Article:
Wow! Dave and I went to the Portland RV Show on Saturday! We were the youngest people there!
I’d never heard of Louis Lake before. In fact, I still haven’t heard of it. But it got my checkbook fired up and ready for some hot recreational vehicle browsing.
Some of these rigs were so unbelievably huge, I couldn’t fit them into the shot as I was taking the picture. And it just seemed too tacky to take a grand, sweeping panorama of a camper.
We don’t really know anything about motor homes or trailers or toy haulers or fifth wheels or any of that stuff. We do know we don’t like sleeping in a tent in the rain. Also, if we can avoid it, we’re not in love with using pit toilets. I guess that makes us soft, outdoorsy wimplings. But I’d rather be a wimp than a pit toilet lover, which is what you would be if you made fun of us for being wimps. Pit toilet lover!
We aren’t really in the market for one of these things. We just wanted to get a look at them. We may want to get one later in life, like when we are in our sixties or seventies. Which at the rate we are going, with the accordion music and matching jackets, is in one or two years.
If we were to get some kind of camper, we’d want the smallest possible. But even those are huge. And the graphics on all of these things are kind of embarrassing. There’s no such thing as “understated” in recreational vehicle styling. You want to know why? It’s because we’re goddamned recreating over here! Fuckers!
Holy crapping out loud, you can’t camp without a TV on the outside of your 50 foot RV! No sir! We’re taking this thing to Mount Rushmore, not communist Russia.
All the shag carpeting, molded particle wood, and la-z-boy comforts of home.
Dave and I began to suspect we were not the target demographic for motor home designers. Though I hear that burnt umber is going to make quite the splash in 2011.
We were not feeling good about what we were seeing. We reasoned that we could probably live with awful styling. We’re camping and avoiding pit toilets, not hosting dignitaries. But many of the fixtures were so flimsy and cheap, it was like they were designed to break or fall apart. For such “small” vehicles, we saw countless instances of wasted space and thoughtless design. They squeezed in as many modern conveniences and cheap extravagances as they could fit into a giant, tasteless package. Consumerism and one-up-manship on wheels.
I realize these vehicles are meant mostly for retirees who have the time and money to travel around with the least amount of hassle. More power to them. We’re basically trying to Bogart their lifestyle 30 years early. I realize I’m a snooty urbanite who shouldn’t be making fun of their doilies. But come on. It’s hard not to make fun of doilies.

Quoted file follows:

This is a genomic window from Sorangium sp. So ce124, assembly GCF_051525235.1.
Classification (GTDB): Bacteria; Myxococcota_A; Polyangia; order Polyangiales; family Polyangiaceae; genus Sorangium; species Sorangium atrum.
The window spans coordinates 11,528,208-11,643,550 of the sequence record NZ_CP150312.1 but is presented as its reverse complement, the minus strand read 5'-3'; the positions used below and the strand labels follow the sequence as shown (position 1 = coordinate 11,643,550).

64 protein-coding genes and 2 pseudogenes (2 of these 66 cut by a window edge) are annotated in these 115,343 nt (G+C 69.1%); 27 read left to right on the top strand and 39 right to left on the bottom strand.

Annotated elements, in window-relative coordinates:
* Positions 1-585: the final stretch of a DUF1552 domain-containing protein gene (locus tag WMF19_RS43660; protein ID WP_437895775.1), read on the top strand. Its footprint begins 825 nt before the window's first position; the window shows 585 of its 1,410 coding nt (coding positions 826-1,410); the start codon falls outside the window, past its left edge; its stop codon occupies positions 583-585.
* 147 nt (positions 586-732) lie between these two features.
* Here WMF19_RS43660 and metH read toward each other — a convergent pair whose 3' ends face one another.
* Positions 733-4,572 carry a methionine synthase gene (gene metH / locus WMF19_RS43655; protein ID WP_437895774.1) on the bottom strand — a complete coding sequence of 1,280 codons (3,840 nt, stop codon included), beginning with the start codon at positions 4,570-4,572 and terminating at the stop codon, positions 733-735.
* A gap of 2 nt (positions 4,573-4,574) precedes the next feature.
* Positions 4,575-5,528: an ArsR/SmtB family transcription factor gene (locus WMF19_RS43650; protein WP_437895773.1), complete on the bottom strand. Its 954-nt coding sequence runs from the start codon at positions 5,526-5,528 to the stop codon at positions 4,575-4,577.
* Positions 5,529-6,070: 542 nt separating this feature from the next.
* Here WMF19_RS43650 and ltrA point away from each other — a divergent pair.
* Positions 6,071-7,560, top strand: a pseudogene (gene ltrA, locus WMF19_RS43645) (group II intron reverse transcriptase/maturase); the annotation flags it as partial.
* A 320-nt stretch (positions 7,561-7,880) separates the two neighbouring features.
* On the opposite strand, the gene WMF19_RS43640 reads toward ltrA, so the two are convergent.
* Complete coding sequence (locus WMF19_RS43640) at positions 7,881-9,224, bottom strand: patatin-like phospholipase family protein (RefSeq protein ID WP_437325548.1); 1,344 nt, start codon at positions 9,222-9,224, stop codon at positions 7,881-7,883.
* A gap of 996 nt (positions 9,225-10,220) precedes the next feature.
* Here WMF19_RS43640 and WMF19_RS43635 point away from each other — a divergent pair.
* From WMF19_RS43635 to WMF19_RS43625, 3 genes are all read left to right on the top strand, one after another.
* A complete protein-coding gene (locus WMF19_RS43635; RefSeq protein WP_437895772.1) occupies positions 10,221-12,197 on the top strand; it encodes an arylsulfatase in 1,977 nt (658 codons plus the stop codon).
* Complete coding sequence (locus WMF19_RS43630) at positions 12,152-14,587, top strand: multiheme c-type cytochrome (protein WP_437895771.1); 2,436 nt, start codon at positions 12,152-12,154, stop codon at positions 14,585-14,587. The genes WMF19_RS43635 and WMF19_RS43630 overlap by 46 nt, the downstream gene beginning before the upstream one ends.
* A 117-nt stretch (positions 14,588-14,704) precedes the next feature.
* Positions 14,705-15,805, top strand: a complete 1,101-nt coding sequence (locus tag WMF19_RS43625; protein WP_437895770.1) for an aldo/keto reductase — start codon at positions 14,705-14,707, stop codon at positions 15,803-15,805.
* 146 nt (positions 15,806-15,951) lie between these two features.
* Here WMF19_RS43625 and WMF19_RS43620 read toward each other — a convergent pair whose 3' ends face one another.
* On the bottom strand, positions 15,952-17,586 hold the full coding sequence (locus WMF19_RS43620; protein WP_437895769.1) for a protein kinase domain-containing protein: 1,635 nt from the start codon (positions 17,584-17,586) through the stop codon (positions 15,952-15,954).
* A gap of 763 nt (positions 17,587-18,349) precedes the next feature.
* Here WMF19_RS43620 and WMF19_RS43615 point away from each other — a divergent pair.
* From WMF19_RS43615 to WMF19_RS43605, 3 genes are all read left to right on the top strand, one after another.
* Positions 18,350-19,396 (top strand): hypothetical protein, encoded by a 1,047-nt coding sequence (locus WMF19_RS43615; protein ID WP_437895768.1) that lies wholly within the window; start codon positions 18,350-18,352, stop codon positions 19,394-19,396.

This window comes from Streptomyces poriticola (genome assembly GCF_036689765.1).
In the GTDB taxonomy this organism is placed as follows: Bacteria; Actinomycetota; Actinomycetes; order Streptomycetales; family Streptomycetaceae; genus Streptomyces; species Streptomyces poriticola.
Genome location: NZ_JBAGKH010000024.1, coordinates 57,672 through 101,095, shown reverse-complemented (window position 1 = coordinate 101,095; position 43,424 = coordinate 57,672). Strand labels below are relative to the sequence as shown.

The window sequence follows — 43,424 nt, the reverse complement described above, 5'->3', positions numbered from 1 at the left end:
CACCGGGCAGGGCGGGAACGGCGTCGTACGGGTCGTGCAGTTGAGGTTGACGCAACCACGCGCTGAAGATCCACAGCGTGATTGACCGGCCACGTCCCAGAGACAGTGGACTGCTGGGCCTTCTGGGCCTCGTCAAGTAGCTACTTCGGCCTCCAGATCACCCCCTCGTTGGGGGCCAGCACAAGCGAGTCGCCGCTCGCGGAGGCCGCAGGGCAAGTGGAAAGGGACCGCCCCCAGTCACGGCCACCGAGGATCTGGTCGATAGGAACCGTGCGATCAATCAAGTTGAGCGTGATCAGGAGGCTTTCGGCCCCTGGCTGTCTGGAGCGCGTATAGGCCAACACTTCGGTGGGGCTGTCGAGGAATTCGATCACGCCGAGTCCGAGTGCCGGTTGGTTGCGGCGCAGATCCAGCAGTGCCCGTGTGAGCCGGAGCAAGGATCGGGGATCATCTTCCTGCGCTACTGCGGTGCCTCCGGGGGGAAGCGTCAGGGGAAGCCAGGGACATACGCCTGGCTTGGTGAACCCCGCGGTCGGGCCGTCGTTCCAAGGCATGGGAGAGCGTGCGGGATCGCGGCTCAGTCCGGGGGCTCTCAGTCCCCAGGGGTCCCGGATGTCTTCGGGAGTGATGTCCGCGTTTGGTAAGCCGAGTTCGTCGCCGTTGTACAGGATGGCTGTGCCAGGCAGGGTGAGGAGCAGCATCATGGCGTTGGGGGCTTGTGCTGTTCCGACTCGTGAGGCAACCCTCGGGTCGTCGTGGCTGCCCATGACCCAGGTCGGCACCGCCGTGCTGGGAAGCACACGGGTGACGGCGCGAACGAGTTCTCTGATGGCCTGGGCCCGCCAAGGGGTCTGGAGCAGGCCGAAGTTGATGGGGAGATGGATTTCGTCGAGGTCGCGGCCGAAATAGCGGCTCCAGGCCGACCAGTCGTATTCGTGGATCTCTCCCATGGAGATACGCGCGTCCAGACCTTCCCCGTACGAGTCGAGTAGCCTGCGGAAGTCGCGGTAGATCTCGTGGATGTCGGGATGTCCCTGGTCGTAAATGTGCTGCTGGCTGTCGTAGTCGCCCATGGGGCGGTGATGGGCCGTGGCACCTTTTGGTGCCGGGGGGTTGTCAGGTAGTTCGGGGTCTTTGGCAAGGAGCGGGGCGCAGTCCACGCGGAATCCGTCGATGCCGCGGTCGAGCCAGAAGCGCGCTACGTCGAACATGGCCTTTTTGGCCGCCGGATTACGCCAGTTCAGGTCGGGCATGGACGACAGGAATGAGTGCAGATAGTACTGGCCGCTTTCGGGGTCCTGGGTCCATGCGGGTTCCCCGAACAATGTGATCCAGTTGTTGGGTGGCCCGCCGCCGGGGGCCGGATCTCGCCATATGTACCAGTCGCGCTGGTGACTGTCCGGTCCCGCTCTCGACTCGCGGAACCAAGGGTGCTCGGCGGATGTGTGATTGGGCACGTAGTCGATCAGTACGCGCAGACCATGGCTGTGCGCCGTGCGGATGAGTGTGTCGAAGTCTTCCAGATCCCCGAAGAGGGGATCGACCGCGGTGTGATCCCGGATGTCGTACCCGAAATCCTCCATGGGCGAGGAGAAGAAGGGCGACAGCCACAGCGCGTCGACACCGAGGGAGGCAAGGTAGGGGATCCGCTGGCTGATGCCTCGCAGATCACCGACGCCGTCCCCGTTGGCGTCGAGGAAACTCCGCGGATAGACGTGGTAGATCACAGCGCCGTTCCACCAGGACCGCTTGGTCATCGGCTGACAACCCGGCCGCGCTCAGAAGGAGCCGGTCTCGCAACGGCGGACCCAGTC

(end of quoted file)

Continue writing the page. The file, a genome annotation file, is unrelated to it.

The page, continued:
These little mpgs were sort of cute.
These are light weight, they felt roomy, and had wood floors and decent styling. I probably couldn’t haul one of these with my dainty little Saab. But we have been thinking about tear drop trailers, particularly the T@Bs. We didn’t see any T@Bs at this show and were disappointed.
After poking around in all the enormous shiny rigs, it was beginning to feel like a lost cause. We hadn’t seen anything that called out to us. Nothing that beckoned to us with promises of wild adventure, wind in trees, or soothing drops of rain on a sealed, watertight roof.
Gah! Look at this little thing! OMFG! It’s called “Bambi!” Look at it!
From this point on, we were owned.
It was light and bright inside. The fixtures were so much higher quality. The styling was leagues above everything else. Clean lines, quality materials, wrap around windows. The Airstream campers were so, so much better than anything else. And they were so, so much more expensive.
The bigger ones were dreamboats.
I mean, I could live in this. Like, full time. I could hit the road and not look back. Just imagine!
This complicates things.
Damn you, Airstream. Damn you for showing us the other side. Damn you for appealing to our snooty urban sensibilities. We thought we were being all cool and post materialistic. But no, Airstream, you pressed all our raving, lunatic consumerist buttons.
Now we’re going to have to work until our seventies to afford one of these goddamned things.